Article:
Though the first months of homelessness in Berkeley were little short of blissful, even on into the second year, eventually my old enemy reared his head, though in a different and far more frightening form.   Just how bad it got, it will disturb me greatly to tell.  But I’ll tell it, as cogently as I can, in Part Four.

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Published in Berkeleyside

Good news.  Recently, as you may know, my work began appearing in a regular column called “Homeless No More,” published in the newspaper Street Spirit, which has a 25,000 monthly distribution in Berkeley and Santa Cruz, California.  As of yesterday morning at 8am, my first story in the column, entitled “How I Got Inside,” has now been taken up by Berkeleyside, the award-winning, independent news site covering Berkeley and the East Bay.  

How I Got Inside

Berkeleyside-1

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Gratitude List 1074

1. Slept deeply for 6 1/2 hours solid, from 9:30 to 4am, without having to get up once to go to the bathroom. First good night’s sleep in almost a week. Hallelujah.

2. I remembered to leave the mouse in the backpack last night so as to resist the urge to run to the computer and issue vitriol, if perchance I were to wake up in a rage. That said, I didn’t wake up in a rage (just a fog).

3. Pretty sure the manic phase is over.

4. Considering the time frame in which the nice long sleep occurred, it’s highly likely I can get myself organized and have a pretty productive day.

5. I have some good friends and a good support group these days. Given the weirdness of my personality, I’m pretty happy that I even have any friends at all. And the parts of me that are off-putting can also be put to use, because I’m just weird enough that people have a way of not wanting to approach me, which helps me to get more work done than would be the case if I were this really charismatic, attractive, appealing presence that everybody was drawn toward.

6. Somebody sent $25.

7. Looks like I have a nice email reply from Lynne. Skimming it, I see she agrees with my take on Part Two of Firefly Magic. She also says she’s been corresponding with Lauren lately, which is unusual and somewhat intriguing. I’ll look forward to digesting her words, as they tend to be brilliant, thought-provoking, and encouraging.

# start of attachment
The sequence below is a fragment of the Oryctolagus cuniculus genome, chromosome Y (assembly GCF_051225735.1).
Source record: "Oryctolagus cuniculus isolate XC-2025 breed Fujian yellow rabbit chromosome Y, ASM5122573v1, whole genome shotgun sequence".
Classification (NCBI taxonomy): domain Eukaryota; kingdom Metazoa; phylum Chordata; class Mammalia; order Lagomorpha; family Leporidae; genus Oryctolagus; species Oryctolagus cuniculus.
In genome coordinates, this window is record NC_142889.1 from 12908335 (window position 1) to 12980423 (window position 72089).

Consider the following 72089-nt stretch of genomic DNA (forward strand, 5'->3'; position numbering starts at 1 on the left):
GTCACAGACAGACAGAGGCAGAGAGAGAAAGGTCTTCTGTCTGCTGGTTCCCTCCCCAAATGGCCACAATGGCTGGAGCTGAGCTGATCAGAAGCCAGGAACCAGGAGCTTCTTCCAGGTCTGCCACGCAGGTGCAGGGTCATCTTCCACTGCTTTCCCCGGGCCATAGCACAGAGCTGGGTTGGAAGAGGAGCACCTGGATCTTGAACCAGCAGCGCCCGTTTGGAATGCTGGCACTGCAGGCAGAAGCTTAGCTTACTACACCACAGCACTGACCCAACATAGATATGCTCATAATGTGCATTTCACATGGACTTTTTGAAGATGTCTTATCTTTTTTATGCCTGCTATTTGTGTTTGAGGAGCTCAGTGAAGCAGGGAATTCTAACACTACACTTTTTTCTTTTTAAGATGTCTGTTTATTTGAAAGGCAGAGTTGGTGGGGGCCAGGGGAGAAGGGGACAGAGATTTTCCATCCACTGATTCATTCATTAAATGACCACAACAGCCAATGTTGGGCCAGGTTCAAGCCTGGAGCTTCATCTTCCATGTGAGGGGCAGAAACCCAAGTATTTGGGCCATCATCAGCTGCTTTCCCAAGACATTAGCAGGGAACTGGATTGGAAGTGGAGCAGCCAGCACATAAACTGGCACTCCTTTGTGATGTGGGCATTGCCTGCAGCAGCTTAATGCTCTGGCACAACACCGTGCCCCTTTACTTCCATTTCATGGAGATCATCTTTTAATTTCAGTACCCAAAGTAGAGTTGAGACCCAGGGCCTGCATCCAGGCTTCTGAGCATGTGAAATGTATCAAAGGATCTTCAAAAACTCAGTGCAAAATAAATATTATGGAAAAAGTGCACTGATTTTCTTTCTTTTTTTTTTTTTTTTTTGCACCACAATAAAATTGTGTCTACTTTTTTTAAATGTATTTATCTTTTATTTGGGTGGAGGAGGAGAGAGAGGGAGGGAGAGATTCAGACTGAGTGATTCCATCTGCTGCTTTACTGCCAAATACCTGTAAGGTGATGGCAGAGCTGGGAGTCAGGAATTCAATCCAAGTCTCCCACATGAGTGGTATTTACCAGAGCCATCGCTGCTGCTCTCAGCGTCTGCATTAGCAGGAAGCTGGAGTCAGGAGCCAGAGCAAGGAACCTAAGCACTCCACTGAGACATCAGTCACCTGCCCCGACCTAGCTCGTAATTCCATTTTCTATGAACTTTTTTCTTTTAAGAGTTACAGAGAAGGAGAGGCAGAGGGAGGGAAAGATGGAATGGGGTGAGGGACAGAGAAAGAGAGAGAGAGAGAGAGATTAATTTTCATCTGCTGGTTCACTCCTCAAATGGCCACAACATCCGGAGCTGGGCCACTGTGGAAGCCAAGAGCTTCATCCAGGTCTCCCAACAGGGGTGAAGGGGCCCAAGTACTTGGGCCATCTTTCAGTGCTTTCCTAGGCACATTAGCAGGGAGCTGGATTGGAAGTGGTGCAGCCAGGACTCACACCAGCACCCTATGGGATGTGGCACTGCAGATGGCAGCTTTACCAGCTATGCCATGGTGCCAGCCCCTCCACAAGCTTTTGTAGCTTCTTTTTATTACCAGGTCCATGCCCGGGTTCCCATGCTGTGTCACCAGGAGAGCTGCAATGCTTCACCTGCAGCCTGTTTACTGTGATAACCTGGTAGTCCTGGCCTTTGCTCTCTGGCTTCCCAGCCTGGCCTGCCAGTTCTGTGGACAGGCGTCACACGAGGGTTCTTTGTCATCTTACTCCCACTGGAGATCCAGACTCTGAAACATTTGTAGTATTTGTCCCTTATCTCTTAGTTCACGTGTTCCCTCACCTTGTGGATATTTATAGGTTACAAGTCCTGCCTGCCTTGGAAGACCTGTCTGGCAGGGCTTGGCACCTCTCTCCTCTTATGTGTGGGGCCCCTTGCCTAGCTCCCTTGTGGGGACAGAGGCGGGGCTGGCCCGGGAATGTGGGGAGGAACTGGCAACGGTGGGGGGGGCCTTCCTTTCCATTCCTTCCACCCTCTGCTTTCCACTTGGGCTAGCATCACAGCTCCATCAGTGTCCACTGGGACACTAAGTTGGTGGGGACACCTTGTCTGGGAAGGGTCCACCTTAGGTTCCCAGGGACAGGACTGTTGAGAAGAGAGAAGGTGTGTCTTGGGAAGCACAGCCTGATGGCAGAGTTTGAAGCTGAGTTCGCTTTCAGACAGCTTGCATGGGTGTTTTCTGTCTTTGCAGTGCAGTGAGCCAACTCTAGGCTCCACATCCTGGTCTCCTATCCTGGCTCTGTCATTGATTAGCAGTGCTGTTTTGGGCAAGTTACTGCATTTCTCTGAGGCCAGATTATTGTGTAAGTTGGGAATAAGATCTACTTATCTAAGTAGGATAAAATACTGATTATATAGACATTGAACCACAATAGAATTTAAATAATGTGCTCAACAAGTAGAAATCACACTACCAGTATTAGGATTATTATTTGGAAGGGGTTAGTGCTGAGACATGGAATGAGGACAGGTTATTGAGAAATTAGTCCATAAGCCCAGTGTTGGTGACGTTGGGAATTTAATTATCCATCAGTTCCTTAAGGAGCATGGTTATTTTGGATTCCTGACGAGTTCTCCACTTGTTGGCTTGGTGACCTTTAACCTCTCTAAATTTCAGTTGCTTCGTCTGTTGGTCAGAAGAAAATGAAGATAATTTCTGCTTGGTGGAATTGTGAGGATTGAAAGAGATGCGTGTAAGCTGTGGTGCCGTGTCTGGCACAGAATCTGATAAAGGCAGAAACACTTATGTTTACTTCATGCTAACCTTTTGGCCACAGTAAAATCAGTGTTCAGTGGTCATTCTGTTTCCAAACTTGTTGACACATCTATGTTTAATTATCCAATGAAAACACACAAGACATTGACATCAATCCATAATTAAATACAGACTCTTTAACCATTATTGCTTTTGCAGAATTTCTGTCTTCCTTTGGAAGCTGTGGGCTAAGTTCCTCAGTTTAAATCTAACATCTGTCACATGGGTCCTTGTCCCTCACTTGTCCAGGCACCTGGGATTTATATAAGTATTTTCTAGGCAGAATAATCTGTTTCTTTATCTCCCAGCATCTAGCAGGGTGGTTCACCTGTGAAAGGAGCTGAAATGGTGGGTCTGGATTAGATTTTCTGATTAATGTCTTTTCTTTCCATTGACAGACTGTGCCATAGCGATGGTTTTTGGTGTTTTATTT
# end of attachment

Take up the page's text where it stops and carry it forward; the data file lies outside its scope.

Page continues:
8. Lauren Sapala agreed to schedule a Skype call with me to discuss Firefly Magic and money-making implications in the modern world.

9. During the manic phase, it seems that my extraverted function was enhanced (to put it diplomatically). I contacted a number of people with whom I’ve not been in touch in quite some time, including Pastors C. & S. from the Berkeley realm, and my old friend Jean Anne from Stockton.  While this may have been a dubious choice, I couldn’t help but notice that the responses were generally very warm, and that every one of these people commented on how much better I sounded. If I sounded “better” during a manic phase when I was often angry and freaking out, how much better will I sound as I return to normalcy? There is indeed a sense of progress here.

10. Life holds promise. I doubt I’ll go hungry today. God is Good.

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Homeless in Mayfield: Part Two

This is more-or-less a sequel to the first post in this series, as our hero begins to discover that Mayfield isn’t all it’s cracked up to be.  Again, please bear in mind that this writing was penned some years ago, when I was still in the frustrating throes of abject homelessness.  As such, it does not reflect my current head-space, so please take my ascerbic tone with a large grain of salt.

Just got swept off my Spot by yet another local city officer, this time a grisly old K-9 cop.  Ironically, this was the first night I had found a decent covering, a thick white quilt. It was at a church where clothing was also deposited. So I got a clean change of clothes, too.

(Of course, curled up in white during the black of night wasn’t the brightest thing a boy could do.  But a cover’s a cover.  Too bad I blew my own.)

Cop seemed uncomfortable. I think he was hoping for a dirt bag. I came across like a decent guy who was down on his luck. Still — he said I had one more night, and then:

Image result for bum control clipart“Move on!”